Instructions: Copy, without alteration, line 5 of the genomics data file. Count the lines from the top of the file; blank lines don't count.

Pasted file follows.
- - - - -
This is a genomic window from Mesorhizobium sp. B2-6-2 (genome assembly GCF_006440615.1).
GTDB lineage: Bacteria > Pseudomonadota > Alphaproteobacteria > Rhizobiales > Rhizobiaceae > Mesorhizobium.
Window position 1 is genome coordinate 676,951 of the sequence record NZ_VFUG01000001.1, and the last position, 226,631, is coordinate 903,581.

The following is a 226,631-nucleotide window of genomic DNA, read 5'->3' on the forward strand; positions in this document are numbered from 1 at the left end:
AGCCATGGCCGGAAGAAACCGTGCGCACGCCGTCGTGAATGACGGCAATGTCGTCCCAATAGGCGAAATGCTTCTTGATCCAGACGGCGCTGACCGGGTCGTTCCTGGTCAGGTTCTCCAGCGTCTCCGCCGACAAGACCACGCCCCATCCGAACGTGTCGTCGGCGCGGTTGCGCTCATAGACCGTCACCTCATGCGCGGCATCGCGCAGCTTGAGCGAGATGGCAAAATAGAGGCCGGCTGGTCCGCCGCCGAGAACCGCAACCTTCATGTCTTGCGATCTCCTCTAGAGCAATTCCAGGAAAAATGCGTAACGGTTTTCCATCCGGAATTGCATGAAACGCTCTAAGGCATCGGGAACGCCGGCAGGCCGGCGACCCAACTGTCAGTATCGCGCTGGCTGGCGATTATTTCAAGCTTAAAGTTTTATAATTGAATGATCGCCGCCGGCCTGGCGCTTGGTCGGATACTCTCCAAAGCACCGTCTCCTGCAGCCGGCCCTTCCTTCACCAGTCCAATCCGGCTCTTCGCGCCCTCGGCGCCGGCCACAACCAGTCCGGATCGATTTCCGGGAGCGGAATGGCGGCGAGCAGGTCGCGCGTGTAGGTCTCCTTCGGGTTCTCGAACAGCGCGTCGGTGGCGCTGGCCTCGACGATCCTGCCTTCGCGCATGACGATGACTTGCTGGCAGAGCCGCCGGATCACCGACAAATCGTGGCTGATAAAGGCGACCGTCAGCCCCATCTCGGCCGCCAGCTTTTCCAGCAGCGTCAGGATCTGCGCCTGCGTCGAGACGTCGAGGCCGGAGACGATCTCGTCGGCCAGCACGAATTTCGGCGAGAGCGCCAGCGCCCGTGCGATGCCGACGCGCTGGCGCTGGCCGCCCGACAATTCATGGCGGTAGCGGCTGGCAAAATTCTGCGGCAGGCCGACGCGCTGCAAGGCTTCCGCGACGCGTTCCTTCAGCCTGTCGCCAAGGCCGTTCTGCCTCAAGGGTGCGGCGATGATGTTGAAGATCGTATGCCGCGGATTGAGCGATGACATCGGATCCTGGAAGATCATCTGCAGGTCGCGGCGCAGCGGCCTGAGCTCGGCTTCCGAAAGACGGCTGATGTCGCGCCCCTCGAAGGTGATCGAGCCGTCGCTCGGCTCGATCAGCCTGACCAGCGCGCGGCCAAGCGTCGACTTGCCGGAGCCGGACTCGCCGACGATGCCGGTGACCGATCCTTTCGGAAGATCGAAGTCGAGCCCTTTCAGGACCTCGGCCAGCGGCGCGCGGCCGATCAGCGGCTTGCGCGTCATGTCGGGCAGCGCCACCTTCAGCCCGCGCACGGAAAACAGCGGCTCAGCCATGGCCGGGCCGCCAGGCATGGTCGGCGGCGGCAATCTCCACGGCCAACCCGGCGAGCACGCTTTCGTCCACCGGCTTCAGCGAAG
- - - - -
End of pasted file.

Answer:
AGCCATGGCCGGAAGAAACCGTGCGCACGCCGTCGTGAATGACGGCAATGTCGTCCCAATAGGCGAAATGCTTCTTGATCCAGACGGCGCTGACCGGGTCGTTCCTGGTCAGGTTCTCCAGCGTCTCCGCCGACAAGACCACGCCCCATCCGAACGTGTCGTCGGCGCGGTTGCGCTCATAGACCGTCACCTCATGCGCGGCATCGCGCAGCTTGAGCGAGATGGCAAAATAGAGGCCGGCTGGTCCGCCGCCGAGAACCGCAACCTTCATGTCTTGCGATCTCCTCTAGAGCAATTCCAGGAAAAATGCGTAACGGTTTTCCATCCGGAATTGCATGAAACGCTCTAAGGCATCGGGAACGCCGGCAGGCCGGCGACCCAACTGTCAGTATCGCGCTGGCTGGCGATTATTTCAAGCTTAAAGTTTTATAATTGAATGATCGCCGCCGGCCTGGCGCTTGGTCGGATACTCTCCAAAGCACCGTCTCCTGCAGCCGGCCCTTCCTTCACCAGTCCAATCCGGCTCTTCGCGCCCTCGGCGCCGGCCACAACCAGTCCGGATCGATTTCCGGGAGCGGAATGGCGGCGAGCAGGTCGCGCGTGTAGGTCTCCTTCGGGTTCTCGAACAGCGCGTCGGTGGCGCTGGCCTCGACGATCCTGCCTTCGCGCATGACGATGACTTGCTGGCAGAGCCGCCGGATCACCGACAAATCGTGGCTGATAAAGGCGACCGTCAGCCCCATCTCGGCCGCCAGCTTTTCCAGCAGCGTCAGGATCTGCGCCTGCGTCGAGACGTCGAGGCCGGAGACGATCTCGTCGGCCAGCACGAATTTCGGCGAGAGCGCCAGCGCCCGTGCGATGCCGACGCGCTGGCGCTGGCCGCCCGACAATTCATGGCGGTAGCGGCTGGCAAAATTCTGCGGCAGGCCGACGCGCTGCAAGGCTTCCGCGACGCGTTCCTTCAGCCTGTCGCCAAGGCCGTTCTGCCTCAAGGGTGCGGCGATGATGTTGAAGATCGTATGCCGCGGATTGAGCGATGACATCGGATCCTGGAAGATCATCTGCAGGTCGCGGCGCAGCGGCCTGAGCTCGGCTTCCGAAAGACGGCTGATGTCGCGCCCCTCGAAGGTGATCGAGCCGTCGCTCGGCTCGATCAGCCTGACCAGCGCGCGGCCAAGCGTCGACTTGCCGGAGCCGGACTCGCCGACGATGCCGGTGACCGATCCTTTCGGAAGATCGAAGTCGAGCCCTTTCAGGACCTCGGCCAGCGGCGCGCGGCCGATCAGCGGCTTGCGCGTCATGTCGGGCAGCGCCACCTTCAGCCCGCGCACGGAAAACAGCGGCTCAGCCATGGCCGGGCCGCCAGGCATGGTCGGCGGCGGCAATCTCCACGGCCAACCCGGCGAGCACGCTTTCGTCCACCGGCTTCAGCGAAG